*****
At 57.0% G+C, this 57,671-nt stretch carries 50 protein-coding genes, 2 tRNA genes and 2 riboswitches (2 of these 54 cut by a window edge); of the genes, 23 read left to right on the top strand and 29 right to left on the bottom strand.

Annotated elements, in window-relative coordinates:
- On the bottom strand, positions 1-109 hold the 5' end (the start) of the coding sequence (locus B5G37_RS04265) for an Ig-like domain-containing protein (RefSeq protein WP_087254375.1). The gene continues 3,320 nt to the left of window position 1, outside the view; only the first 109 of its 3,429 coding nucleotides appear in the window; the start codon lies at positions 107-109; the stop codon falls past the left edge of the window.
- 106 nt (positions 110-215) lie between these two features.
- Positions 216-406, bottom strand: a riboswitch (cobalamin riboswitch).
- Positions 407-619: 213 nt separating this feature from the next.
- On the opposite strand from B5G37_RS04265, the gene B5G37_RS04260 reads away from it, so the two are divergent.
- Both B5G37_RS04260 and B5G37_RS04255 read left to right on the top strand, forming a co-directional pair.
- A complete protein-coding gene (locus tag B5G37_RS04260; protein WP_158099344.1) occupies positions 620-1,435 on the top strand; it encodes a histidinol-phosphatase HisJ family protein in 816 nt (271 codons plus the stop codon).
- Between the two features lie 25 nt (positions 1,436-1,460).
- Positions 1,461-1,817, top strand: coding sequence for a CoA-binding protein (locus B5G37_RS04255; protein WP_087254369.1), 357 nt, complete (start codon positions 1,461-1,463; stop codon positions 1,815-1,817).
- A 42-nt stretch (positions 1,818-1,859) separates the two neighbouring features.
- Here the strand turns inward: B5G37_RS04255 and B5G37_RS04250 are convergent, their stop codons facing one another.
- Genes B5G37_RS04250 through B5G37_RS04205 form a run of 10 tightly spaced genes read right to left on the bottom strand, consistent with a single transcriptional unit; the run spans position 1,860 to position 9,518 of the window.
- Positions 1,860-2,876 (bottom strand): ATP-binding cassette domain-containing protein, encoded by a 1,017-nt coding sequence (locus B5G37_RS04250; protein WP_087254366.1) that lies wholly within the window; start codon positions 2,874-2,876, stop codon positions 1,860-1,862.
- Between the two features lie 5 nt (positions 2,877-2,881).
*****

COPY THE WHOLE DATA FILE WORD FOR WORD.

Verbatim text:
At 57.0% G+C, this 57,671-nt stretch carries 50 protein-coding genes, 2 tRNA genes and 2 riboswitches (2 of these 54 cut by a window edge); of the genes, 23 read left to right on the top strand and 29 right to left on the bottom strand.

Annotated elements, in window-relative coordinates:
- On the bottom strand, positions 1-109 hold the 5' end (the start) of the coding sequence (locus B5G37_RS04265) for an Ig-like domain-containing protein (RefSeq protein WP_087254375.1). The gene continues 3,320 nt to the left of window position 1, outside the view; only the first 109 of its 3,429 coding nucleotides appear in the window; the start codon lies at positions 107-109; the stop codon falls past the left edge of the window.
- 106 nt (positions 110-215) lie between these two features.
- Positions 216-406, bottom strand: a riboswitch (cobalamin riboswitch).
- Positions 407-619: 213 nt separating this feature from the next.
- On the opposite strand from B5G37_RS04265, the gene B5G37_RS04260 reads away from it, so the two are divergent.
- Both B5G37_RS04260 and B5G37_RS04255 read left to right on the top strand, forming a co-directional pair.
- A complete protein-coding gene (locus tag B5G37_RS04260; protein WP_158099344.1) occupies positions 620-1,435 on the top strand; it encodes a histidinol-phosphatase HisJ family protein in 816 nt (271 codons plus the stop codon).
- Between the two features lie 25 nt (positions 1,436-1,460).
- Positions 1,461-1,817, top strand: coding sequence for a CoA-binding protein (locus B5G37_RS04255; protein WP_087254369.1), 357 nt, complete (start codon positions 1,461-1,463; stop codon positions 1,815-1,817).
- A 42-nt stretch (positions 1,818-1,859) separates the two neighbouring features.
- Here the strand turns inward: B5G37_RS04255 and B5G37_RS04250 are convergent, their stop codons facing one another.
- Genes B5G37_RS04250 through B5G37_RS04205 form a run of 10 tightly spaced genes read right to left on the bottom strand, consistent with a single transcriptional unit; the run spans position 1,860 to position 9,518 of the window.
- Positions 1,860-2,876 (bottom strand): ATP-binding cassette domain-containing protein, encoded by a 1,017-nt coding sequence (locus B5G37_RS04250; protein WP_087254366.1) that lies wholly within the window; start codon positions 2,874-2,876, stop codon positions 1,860-1,862.
- Between the two features lie 5 nt (positions 2,877-2,881).